Video learning is increasingly important for educators, employee onboarding and continuing education. Depending upon the situation, video learning may complement more traditional learning in a classroom environment, or may serve as an independent, online learning resource. In order to maximize the effectiveness of video learning, it’s helpful to know and understand a few key points about video learning. Some of these may be familiar already, and others new to you.

  • People typically remember around 65 percent of what they see on video, but only 10 percent of what they read.
  • Video learning works for various learning styles. Both visual and auditory learners respond well to video instruction, and the nature of video instruction allows individuals to choose settings that work best for them.
  • By 2015, over 77 percent of corporations had begun using video for training purposes, and that number is increasing each year!

What Makes a Video Work?

Best practices in video learning mean that your videos will get watched by learners, absorbed, and the content will be retained. Your investment will pay off in learning skills and information.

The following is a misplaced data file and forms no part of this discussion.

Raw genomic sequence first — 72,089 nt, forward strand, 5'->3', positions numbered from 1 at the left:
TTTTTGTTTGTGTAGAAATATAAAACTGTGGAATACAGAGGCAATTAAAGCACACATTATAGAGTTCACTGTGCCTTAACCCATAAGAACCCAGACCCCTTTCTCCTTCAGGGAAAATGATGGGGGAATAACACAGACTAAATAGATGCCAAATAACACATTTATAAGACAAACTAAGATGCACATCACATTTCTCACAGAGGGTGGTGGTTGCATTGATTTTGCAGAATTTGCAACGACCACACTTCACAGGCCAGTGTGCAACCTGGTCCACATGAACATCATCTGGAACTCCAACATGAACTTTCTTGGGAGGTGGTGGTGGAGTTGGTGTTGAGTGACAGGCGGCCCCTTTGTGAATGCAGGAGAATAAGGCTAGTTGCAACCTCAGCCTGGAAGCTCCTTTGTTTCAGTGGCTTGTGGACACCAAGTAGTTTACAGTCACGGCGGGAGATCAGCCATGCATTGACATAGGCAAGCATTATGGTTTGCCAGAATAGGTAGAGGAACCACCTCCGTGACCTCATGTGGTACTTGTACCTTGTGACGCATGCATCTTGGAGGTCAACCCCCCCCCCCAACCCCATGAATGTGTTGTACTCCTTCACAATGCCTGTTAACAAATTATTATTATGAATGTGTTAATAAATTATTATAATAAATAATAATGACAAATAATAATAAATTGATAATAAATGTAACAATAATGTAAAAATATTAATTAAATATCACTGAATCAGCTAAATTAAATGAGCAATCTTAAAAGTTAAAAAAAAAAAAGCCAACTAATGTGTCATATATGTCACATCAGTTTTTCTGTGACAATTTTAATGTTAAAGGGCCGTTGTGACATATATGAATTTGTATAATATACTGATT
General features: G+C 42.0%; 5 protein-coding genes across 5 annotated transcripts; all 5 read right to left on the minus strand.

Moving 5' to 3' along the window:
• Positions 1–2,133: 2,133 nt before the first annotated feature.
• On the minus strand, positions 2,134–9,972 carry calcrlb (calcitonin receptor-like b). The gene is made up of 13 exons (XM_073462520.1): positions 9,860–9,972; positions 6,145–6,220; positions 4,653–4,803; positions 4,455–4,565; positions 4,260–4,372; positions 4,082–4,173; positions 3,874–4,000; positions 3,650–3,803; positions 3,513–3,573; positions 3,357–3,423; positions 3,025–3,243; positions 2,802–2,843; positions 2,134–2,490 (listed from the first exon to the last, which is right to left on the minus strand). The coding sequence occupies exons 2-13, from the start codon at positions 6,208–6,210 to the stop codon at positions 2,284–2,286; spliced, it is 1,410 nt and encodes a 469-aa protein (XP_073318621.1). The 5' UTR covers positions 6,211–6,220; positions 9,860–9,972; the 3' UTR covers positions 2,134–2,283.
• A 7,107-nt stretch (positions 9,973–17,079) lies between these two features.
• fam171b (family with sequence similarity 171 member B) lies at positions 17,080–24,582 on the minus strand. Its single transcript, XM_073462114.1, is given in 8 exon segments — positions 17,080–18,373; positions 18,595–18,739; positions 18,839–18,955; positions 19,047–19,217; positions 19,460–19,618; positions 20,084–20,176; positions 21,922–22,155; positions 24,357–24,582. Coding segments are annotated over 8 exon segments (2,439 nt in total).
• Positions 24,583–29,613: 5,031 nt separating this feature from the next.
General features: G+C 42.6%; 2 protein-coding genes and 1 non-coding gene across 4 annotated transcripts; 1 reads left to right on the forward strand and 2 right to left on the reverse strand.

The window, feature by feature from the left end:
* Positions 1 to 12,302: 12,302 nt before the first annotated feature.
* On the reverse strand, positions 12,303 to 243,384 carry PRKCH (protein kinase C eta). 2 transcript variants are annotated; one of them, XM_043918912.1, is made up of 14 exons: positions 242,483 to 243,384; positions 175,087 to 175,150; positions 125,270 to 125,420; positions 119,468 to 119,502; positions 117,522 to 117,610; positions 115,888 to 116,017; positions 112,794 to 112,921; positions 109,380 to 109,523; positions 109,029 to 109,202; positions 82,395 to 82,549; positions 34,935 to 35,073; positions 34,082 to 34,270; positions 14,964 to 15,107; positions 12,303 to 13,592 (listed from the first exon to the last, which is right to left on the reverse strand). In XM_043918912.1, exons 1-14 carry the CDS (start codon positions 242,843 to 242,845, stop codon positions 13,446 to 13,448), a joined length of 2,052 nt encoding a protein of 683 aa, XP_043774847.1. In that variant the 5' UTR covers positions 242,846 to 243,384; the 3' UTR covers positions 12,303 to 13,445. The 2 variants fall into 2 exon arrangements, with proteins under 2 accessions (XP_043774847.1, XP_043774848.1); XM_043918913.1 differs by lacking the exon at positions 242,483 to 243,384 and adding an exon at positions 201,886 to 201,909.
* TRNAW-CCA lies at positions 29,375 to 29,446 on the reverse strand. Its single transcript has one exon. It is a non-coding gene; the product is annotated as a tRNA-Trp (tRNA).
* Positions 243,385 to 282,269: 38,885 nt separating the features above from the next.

Keep It Quick

Videos should not be long. When your videos run long, learners stop listening, watching and learning. Keep media content between seven minutes and 15 minutes whenever possible. Even longer lectures can be broken down into shorter component parts in some cases to allow learners to gain information in small, manageable bites.

Stay on Topic

If your video wanders, so will the minds of your learners. Outline media content before you record it, when possible, or use editing tools to reduce unnecessary content. Strive to keep your video focused on the topic, and emphasize the information that is most important to your learners.

Focus on Learner Engagement

Engaging learners is essential. One of the benefits of video for learning is that it incorporates both visual and auditory elements. Integrate visual presentations, animation, or hands-on demonstrations to keep viewers interested.

Keep Quality in Mind

The quality of your media content is more essential than the quantity. You are far better to produce a single great video for your learners than four that are boring or mediocre. Take the time to make good videos, thinking of them as an investment in your students or staff.

Incorporate Learner Feedback

Learner comments or feedback, as well as engagement with the instructor and fellow learners, can help to engage your students, increase their investment in the learning process, and help you to improve your video content.